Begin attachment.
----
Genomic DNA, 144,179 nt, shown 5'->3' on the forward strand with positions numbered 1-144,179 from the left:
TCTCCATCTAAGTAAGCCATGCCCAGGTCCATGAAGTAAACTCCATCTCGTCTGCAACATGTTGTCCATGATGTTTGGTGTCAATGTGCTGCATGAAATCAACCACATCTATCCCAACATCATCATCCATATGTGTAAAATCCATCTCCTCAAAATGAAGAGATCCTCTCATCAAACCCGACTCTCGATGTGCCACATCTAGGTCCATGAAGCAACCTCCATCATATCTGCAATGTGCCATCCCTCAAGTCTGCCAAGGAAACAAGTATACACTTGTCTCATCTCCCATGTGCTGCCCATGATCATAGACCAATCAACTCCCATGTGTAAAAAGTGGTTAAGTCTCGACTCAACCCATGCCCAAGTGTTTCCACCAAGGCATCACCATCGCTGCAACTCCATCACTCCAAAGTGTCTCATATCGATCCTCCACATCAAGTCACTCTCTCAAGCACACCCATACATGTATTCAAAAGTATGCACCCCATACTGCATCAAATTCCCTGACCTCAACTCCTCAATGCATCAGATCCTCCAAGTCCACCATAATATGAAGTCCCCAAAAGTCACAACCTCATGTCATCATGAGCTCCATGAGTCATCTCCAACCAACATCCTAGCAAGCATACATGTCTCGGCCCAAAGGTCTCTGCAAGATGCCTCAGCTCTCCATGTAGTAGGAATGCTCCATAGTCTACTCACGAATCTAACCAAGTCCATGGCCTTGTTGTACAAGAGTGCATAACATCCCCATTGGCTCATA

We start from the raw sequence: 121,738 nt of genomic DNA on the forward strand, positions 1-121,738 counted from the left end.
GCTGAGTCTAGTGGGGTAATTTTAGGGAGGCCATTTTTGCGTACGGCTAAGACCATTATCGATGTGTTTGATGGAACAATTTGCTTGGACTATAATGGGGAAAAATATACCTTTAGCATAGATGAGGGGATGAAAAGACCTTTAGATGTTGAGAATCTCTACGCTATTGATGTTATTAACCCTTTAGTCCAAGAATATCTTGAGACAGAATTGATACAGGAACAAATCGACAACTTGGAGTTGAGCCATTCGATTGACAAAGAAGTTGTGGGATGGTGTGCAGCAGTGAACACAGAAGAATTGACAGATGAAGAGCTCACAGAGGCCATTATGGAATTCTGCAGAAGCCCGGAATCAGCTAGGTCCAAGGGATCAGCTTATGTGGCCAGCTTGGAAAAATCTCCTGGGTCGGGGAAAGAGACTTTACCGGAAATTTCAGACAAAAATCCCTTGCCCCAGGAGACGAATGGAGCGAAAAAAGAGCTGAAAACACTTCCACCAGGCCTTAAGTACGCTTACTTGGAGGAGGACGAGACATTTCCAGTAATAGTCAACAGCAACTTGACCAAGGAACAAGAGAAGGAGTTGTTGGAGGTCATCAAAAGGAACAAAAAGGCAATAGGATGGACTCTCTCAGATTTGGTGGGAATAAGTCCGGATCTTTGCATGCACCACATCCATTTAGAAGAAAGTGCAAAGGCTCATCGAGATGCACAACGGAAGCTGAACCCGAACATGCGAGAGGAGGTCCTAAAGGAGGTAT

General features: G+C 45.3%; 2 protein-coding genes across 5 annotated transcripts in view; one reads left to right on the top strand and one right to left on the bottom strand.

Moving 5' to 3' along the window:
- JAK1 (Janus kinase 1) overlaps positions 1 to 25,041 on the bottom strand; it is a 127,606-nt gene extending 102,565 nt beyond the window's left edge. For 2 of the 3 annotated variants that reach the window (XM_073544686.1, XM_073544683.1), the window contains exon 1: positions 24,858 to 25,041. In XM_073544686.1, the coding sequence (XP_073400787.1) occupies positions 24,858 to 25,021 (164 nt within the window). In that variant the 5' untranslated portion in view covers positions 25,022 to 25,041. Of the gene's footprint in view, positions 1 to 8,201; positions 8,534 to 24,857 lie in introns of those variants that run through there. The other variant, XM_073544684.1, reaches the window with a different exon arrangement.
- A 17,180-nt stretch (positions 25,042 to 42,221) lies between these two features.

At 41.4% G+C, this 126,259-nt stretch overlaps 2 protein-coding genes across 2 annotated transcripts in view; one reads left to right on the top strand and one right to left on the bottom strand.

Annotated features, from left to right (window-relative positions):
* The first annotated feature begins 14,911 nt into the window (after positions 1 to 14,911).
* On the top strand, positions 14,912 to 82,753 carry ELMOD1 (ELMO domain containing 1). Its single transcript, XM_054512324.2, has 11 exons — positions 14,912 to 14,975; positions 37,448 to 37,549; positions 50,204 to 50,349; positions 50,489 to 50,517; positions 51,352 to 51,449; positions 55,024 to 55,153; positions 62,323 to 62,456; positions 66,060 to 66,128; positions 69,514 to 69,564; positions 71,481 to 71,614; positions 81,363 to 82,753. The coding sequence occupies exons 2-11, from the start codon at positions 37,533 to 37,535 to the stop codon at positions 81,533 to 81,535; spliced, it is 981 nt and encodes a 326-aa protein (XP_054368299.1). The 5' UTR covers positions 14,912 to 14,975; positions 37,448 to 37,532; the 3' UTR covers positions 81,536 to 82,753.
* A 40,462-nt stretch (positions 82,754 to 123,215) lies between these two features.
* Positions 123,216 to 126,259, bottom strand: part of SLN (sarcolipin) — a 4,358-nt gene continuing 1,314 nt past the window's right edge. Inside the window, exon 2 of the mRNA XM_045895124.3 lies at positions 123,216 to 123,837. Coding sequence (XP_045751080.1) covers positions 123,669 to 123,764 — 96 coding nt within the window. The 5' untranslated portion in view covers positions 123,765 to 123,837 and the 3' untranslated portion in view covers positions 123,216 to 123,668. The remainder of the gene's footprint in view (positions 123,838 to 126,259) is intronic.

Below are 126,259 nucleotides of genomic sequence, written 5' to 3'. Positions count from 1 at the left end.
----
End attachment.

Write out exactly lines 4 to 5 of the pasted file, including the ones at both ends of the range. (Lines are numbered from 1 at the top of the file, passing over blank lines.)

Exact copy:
GCTGAGTCTAGTGGGGTAATTTTAGGGAGGCCATTTTTGCGTACGGCTAAGACCATTATCGATGTGTTTGATGGAACAATTTGCTTGGACTATAATGGGGAAAAATATACCTTTAGCATAGATGAGGGGATGAAAAGACCTTTAGATGTTGAGAATCTCTACGCTATTGATGTTATTAACCCTTTAGTCCAAGAATATCTTGAGACAGAATTGATACAGGAACAAATCGACAACTTGGAGTTGAGCCATTCGATTGACAAAGAAGTTGTGGGATGGTGTGCAGCAGTGAACACAGAAGAATTGACAGATGAAGAGCTCACAGAGGCCATTATGGAATTCTGCAGAAGCCCGGAATCAGCTAGGTCCAAGGGATCAGCTTATGTGGCCAGCTTGGAAAAATCTCCTGGGTCGGGGAAAGAGACTTTACCGGAAATTTCAGACAAAAATCCCTTGCCCCAGGAGACGAATGGAGCGAAAAAAGAGCTGAAAACACTTCCACCAGGCCTTAAGTACGCTTACTTGGAGGAGGACGAGACATTTCCAGTAATAGTCAACAGCAACTTGACCAAGGAACAAGAGAAGGAGTTGTTGGAGGTCATCAAAAGGAACAAAAAGGCAATAGGATGGACTCTCTCAGATTTGGTGGGAATAAGTCCGGATCTTTGCATGCACCACATCCATTTAGAAGAAAGTGCAAAGGCTCATCGAGATGCACAACGGAAGCTGAACCCGAACATGCGAGAGGAGGTCCTAAAGGAGGTAT

General features: G+C 45.3%; 2 protein-coding genes across 5 annotated transcripts in view; one reads left to right on the top strand and one right to left on the bottom strand.